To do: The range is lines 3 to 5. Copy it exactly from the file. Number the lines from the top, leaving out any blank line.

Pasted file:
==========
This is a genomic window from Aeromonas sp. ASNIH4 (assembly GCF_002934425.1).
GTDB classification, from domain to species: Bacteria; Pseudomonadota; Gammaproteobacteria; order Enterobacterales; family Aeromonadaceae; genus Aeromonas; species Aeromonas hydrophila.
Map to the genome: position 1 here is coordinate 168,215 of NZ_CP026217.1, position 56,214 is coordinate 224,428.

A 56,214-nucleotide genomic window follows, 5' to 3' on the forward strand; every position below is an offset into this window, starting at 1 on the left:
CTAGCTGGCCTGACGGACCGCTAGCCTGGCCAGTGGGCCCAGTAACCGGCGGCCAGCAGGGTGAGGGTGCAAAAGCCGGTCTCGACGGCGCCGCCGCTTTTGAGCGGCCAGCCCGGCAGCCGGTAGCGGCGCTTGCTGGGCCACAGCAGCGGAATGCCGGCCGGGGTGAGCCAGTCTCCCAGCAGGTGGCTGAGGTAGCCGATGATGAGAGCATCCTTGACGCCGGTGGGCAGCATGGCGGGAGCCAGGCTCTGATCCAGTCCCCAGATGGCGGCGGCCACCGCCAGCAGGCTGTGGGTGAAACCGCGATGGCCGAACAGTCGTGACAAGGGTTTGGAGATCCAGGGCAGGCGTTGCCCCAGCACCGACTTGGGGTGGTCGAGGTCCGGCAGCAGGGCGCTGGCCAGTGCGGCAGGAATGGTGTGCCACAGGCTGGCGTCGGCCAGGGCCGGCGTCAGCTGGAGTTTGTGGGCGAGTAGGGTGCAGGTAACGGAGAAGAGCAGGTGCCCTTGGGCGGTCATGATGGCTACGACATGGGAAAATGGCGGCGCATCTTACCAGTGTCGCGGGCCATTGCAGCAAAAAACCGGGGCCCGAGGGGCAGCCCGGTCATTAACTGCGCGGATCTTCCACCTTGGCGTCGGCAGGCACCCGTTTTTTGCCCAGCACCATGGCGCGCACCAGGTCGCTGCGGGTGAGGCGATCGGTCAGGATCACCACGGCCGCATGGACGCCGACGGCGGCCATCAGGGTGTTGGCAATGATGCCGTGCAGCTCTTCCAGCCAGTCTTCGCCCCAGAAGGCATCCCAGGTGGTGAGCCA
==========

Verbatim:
Map to the genome: position 1 here is coordinate 168,215 of NZ_CP026217.1, position 56,214 is coordinate 224,428.

A 56,214-nucleotide genomic window follows, 5' to 3' on the forward strand; every position below is an offset into this window, starting at 1 on the left:
CTAGCTGGCCTGACGGACCGCTAGCCTGGCCAGTGGGCCCAGTAACCGGCGGCCAGCAGGGTGAGGGTGCAAAAGCCGGTCTCGACGGCGCCGCCGCTTTTGAGCGGCCAGCCCGGCAGCCGGTAGCGGCGCTTGCTGGGCCACAGCAGCGGAATGCCGGCCGGGGTGAGCCAGTCTCCCAGCAGGTGGCTGAGGTAGCCGATGATGAGAGCATCCTTGACGCCGGTGGGCAGCATGGCGGGAGCCAGGCTCTGATCCAGTCCCCAGATGGCGGCGGCCACCGCCAGCAGGCTGTGGGTGAAACCGCGATGGCCGAACAGTCGTGACAAGGGTTTGGAGATCCAGGGCAGGCGTTGCCCCAGCACCGACTTGGGGTGGTCGAGGTCCGGCAGCAGGGCGCTGGCCAGTGCGGCAGGAATGGTGTGCCACAGGCTGGCGTCGGCCAGGGCCGGCGTCAGCTGGAGTTTGTGGGCGAGTAGGGTGCAGGTAACGGAGAAGAGCAGGTGCCCTTGGGCGGTCATGATGGCTACGACATGGGAAAATGGCGGCGCATCTTACCAGTGTCGCGGGCCATTGCAGCAAAAAACCGGGGCCCGAGGGGCAGCCCGGTCATTAACTGCGCGGATCTTCCACCTTGGCGTCGGCAGGCACCCGTTTTTTGCCCAGCACCATGGCGCGCACCAGGTCGCTGCGGGTGAGGCGATCGGTCAGGATCACCACGGCCGCATGGACGCCGACGGCGGCCATCAGGGTGTTGGCAATGATGCCGTGCAGCTCTTCCAGCCAGTCTTCGCCCCAGAAGGCATCCCAGGTGGTGAGCCA